Di­vi­sions be­tween coun­tries on dis­play as OAS weighs Venezuela cri­sis

The Washington Times Daily - - WORLD - BY JOSH LEDERMAN

Top diplo­mats from across the Western Hemi­sphere held an ur­gent meet­ing Wed­nes­day aimed at end­ing Venezuela’s wors­en­ing demo­cratic cri­sis, but strug­gled to reach con­sen­sus about whether for­eign na­tions had any right to in­ter­vene in Venezuela’s in­ter­nal af­fairs.

At an emo­tional gath­er­ing of the Or­ga­ni­za­tion of Amer­i­can States, for­eign min­is­ters broadly shared one hope: that Venezuela, which has vowed to leave the re­gional group in protest of its po­ten­tial in­ter­ven­tion, would re­con­sider. Beyond that, there were few points of agree­ment and ide­o­log­i­cal dif­fer­ences that have di­vided coun­tries in North and South Amer­ica were on sharp dis­play.

“We’re talk­ing about peo­ple dy­ing, dy­ing,” said Brazil’s For­eign Min­is­ter Aloy­sio Nunes. He ar­gued that democ­racy was “not a lux­ury” and asked plain­tively: “What can we do col­lec­tively to make a dif­fer­ence, to reach out to the Venezue­lan cit­i­zens, to res­cue their fun­da­men­tal free­doms?”

But left-lean­ing na­tions that have been sym­pa­thetic to Venezue­lan Pres­i­dent Ni­co­las Maduro in­sisted the OAS had no busi­ness in­ter­fer­ing in the cri­sis, in which protests against Mr. Maduro’s govern­ment have left at least 60 peo­ple dead. Nicaraguan diplo­mat Luis Al­varado said his coun­try con­demned and re­jected the at­tempt to “sub­vert the rights” of a sovereign coun­try.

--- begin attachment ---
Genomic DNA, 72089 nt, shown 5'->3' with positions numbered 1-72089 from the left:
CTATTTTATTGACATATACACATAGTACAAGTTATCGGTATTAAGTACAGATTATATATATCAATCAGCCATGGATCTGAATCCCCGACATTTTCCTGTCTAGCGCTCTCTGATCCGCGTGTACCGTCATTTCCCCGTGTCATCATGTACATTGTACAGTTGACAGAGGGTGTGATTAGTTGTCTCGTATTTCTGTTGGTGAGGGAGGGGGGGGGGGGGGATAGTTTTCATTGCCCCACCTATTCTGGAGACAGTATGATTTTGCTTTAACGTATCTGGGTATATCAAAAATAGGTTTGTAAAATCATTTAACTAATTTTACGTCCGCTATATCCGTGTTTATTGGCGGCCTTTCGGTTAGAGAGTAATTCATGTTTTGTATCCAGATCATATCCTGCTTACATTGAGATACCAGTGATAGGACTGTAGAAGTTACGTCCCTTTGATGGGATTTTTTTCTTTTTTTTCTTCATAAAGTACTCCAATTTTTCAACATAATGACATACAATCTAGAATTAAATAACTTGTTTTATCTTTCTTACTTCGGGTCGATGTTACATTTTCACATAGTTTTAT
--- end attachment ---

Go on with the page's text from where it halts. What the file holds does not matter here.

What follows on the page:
“We de­mand the end of the po­lit­i­cal lynch­ing,” Mr. Al­varado said through a trans­la­tor. “Noth­ing can be im­posed on the great and sovereign na­tion of Venezuela. It is ab­so­lutely essen­tial that these ac­tions cease.”

His com­ments were echoed by Bo­livia’s For­eign Min­is­ter Fer­nando Hua­na­cuni Ma­mani, who ac­cused the OAS of choos­ing “ag­gres­sion” and “con­fronta­tion.”

Pro­test­ers have flooded the streets of Venezuela for months — in­clud­ing on Wed­nes­day — de­mand­ing new elec­tions and fault­ing Mr. Maduro’s lead­er­ship for the coun­try’s triple-digit in­fla­tion, surg­ing crime rates, and dire short­ages of food and medicine. The op­po­si­tion ac­cuses Mr. Maduro of putting Venezuela on a path to­ward full-on au­thor­i­tar­i­an­ism.

Mr. Maduro has vowed to re­solve the cri­sis by form­ing a spe­cial assem­bly to re­write the con­sti­tu­tion, a pro­posal pro­test­ers have re­jected as yet an­other at­tempt by the pop­ulist pro­tégé of for­mer Pres­i­dent Hugo Chavez to con­sol­i­date power. Mr. Maduro’s op­po­si­tion says the process out­lined by the pres­i­dent for se­lect­ing the assem­bly is de­signed to skew it in his fa­vor by stack­ing the assem­bly with his sup­port­ers.

At Wed­nes­day’s meet­ing in Wash­ing­ton, for­eign min­is­ters were con­sid­er­ing two draft res­o­lu­tions. Both drafts call for a re­duc­tion in vi­o­lence but dif­fer in their word­ing on other de­mands for Mr. Maduro to change course. Given the con­cerns voiced by Nicaragua and oth­ers, it was un­clear whether the group would man­age to find enough com­mon ground to pro­ceed.

De­spite the harsh crit­i­cism of Venezuela’s govern­ment by the Trump White House, Sec­re­tary of State Rex Tiller­son did not at­tend the meet­ing tak­ing place at OAS head­quar­ters just a few blocks from Mr. Tiller­son’s State Depart­ment of­fices. Vet­eran diplo­mat Tom Shan­non, the U.S. un­der­sec­re­tary of state for po­lit­i­cal af­fairs, went in­stead, urg­ing Venezuela to stay in the group and de­fended the OAS’s right to try to re­solve the cri­sis.

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